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Allies Against the Rising Sun: The United States, the British Nations and the Defeat of Imperial Japan

by Nicholas Evan Sarantakes, University Press of Kansas, Lawrence, 2009, $39.95

 Surveys of World War II in the Pacific are not in short supply, but in Allies Against the Rising Sun, Naval War College professor Sarantakes covers unfamiliar ground: the complex relations between the British Commonwealth and the United States during the war’s final years.

Churchill was obsessed with retaking the British colonies invaded by Japan, and his goals during 1944–45 were to seize northern Sumatra as a base from which to reconquer Singapore, across the straits, and avenge its humiliating loss. The PM’s military chiefs of staff (Viscounts Alanbrooke, Cunningham and Portal of, respectively, the Army, Royal Navy and Royal Air Force) reminded him that everyone at the November 1943 Cairo conference had agreed to apply the main effort directly against Japan. All other operations would merely support that strategy. Churchill’s chiefs emphasized several points: Once the United States regained the Philippines, Japan’s Southeast Asian conquests would become a backwater. American President Franklin D. Roosevelt detested colonialism, thus Britain’s concentration on India was an irritant to Britain’s most important ally and perhaps a futile course of action. Finally, if Britain wanted a major role in post war policy, it must participate directly in the attack on Japan.

Except in his distrust of Adolf Hitler, Churchill was well behind the times, even in his nation’s Conservative Party (his opposition to Indian independence as much as his opposition to appeasement kept him out of the cabinet during the 1930s). By autumn 1944, Churchill’s preoccupation with invading Sumatra brought his chiefs perilously near to resigning. Then he abruptly changed his mind. Sarantakes points out that by 1945 the United States didn’t need help, but the politically astute Roosevelt and Army Chief of Staff General George C. Marshall understood they had to accept or explain to the nation’s electorate why they preferred that only American soldiers die invading Japan. Chief of Naval Operations Admiral Ernest King loudly disagreed. Japan’s unexpectedly quick surrender cut short planning for the invasion, but a large British fleet joined the Americans in March 1945.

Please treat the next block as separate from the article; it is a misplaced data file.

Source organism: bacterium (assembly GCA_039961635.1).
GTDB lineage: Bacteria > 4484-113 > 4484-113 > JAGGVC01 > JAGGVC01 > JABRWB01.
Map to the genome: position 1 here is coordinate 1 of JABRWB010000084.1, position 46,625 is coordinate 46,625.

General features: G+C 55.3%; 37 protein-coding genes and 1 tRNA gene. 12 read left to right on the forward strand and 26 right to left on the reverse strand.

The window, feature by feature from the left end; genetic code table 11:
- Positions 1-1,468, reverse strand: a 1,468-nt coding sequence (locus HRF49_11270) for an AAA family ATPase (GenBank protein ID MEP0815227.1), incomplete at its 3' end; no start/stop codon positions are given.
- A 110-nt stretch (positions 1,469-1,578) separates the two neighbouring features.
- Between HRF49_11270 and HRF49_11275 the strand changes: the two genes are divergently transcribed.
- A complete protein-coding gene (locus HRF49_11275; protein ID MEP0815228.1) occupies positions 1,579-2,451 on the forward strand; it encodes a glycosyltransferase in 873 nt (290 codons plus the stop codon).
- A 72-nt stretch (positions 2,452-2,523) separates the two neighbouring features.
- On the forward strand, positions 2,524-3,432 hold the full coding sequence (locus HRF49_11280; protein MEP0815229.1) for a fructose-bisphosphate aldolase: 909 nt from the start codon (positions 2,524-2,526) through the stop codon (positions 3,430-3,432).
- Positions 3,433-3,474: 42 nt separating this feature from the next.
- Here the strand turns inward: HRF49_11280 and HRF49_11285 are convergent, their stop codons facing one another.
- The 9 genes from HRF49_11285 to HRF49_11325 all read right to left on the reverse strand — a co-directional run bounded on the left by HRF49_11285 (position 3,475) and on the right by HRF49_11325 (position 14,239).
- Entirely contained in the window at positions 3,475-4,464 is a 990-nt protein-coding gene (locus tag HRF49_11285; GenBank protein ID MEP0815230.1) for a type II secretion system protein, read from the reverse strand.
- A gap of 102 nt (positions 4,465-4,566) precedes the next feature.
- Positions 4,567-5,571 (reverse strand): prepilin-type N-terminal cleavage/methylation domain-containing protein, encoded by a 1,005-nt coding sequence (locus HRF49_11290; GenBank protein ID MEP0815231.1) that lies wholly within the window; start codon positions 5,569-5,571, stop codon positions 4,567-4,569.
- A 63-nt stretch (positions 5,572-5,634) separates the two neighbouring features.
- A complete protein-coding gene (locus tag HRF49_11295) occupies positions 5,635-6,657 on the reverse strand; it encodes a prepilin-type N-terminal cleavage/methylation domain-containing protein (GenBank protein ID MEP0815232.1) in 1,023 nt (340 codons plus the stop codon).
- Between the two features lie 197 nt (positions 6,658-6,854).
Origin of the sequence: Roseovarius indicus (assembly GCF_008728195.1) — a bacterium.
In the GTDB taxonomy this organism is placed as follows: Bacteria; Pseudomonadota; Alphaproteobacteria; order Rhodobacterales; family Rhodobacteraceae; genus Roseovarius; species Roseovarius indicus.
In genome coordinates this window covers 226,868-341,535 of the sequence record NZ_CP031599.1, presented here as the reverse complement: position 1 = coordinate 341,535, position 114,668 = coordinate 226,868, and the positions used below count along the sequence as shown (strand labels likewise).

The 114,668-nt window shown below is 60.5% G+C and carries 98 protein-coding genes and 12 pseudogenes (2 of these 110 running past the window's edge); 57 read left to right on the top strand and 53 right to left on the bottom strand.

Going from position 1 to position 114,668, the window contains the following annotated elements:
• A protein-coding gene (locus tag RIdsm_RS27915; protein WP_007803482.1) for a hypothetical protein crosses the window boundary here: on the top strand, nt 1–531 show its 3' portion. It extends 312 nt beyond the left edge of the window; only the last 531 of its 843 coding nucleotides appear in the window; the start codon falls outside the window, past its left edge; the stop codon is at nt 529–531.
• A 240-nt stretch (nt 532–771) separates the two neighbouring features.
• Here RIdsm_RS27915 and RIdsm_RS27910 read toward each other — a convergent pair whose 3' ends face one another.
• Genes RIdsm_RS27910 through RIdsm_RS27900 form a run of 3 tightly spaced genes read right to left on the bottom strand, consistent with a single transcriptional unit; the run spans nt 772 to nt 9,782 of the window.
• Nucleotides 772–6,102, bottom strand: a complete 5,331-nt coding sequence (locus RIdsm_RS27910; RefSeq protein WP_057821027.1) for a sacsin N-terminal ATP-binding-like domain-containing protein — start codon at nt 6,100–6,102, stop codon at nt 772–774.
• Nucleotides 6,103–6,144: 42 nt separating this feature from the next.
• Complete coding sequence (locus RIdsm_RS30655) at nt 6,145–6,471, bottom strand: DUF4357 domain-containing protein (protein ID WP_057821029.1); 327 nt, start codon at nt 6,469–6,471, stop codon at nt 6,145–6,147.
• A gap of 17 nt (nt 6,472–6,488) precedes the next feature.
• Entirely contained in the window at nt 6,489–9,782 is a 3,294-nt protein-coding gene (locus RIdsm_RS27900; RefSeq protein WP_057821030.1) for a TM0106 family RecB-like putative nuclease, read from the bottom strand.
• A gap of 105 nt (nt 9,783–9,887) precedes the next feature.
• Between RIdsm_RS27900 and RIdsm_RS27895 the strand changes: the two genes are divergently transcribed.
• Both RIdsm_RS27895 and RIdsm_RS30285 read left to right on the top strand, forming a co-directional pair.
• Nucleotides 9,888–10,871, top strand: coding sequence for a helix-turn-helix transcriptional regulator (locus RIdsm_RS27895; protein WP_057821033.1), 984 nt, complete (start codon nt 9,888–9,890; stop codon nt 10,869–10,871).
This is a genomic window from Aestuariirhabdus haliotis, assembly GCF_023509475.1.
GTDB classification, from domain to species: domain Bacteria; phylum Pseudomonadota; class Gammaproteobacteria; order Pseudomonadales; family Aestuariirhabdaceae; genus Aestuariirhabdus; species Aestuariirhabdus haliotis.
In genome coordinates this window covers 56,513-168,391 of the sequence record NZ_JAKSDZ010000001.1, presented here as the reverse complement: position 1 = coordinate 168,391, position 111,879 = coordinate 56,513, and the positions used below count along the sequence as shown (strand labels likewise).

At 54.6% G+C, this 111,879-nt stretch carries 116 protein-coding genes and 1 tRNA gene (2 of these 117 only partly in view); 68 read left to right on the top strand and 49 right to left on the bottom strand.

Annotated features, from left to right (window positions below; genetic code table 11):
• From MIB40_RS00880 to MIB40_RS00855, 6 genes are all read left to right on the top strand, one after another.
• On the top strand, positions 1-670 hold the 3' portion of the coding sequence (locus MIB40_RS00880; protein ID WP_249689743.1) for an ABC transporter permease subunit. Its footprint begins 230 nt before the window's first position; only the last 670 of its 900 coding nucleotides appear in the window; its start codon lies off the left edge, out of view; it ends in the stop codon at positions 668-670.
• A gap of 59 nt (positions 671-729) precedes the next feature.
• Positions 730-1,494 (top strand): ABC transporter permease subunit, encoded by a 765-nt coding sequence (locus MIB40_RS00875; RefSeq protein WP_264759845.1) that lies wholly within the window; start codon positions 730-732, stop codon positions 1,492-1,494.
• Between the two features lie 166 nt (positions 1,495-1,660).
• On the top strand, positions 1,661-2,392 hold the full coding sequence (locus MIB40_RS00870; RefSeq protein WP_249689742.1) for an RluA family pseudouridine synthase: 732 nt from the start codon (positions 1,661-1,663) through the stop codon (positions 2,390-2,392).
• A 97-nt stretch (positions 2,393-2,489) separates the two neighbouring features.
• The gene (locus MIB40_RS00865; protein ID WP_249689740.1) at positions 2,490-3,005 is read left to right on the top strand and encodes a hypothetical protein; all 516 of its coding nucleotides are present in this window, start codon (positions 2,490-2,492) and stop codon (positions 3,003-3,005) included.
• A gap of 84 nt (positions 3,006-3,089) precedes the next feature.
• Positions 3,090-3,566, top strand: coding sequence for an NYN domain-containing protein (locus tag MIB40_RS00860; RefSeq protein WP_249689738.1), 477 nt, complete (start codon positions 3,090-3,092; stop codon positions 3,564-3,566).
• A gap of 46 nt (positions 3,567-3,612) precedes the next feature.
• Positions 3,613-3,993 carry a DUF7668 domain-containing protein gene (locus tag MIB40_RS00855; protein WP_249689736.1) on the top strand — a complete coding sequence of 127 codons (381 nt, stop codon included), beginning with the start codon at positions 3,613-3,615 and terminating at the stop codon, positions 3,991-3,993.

That British fleet participated enthusiastically despite crushing logistical problems. Accustomed to fighting in Europe with ports only days away, British warships were not designed for months of cruising. Fortunately, American naval staff from Admiral Chester Nimitz down ignored King’s hostility and generously shared supplies. American commanders initially rolled their eyes at British aircraft carriers, whose heavily armored decks slowed them down, but they changed their minds when kamikazes arrived. A suicide strike on an American carrier’s wooden deck was always a catastrophe; British sailors swept off the debris and resumed operations.

Political maneuvering dominates the book, but Sarantakes’ account remains lively, and chapters on wartime Australia, New Zealand and Canada will be new to most readers. Journaling was common among his subjects (Alanbrooke and Cunningham did) so the author can contrast the recorded reasonable debates between British chiefs and their mercurial prime minister with the rage that filled their private thoughts. American military chiefs had little trouble with Roosevelt but more trouble working together than did their British colleagues.

Niche histories provide a unique view of familiar events, and this is a fine example. Much of the controversy and bitter personal conflict occurred over issues that never came to pass, but the book is an entertaining reminder that politics no less than war is mostly a waste of energy.


Originally published in the July 2010 issue of Military History. To subscribe, click here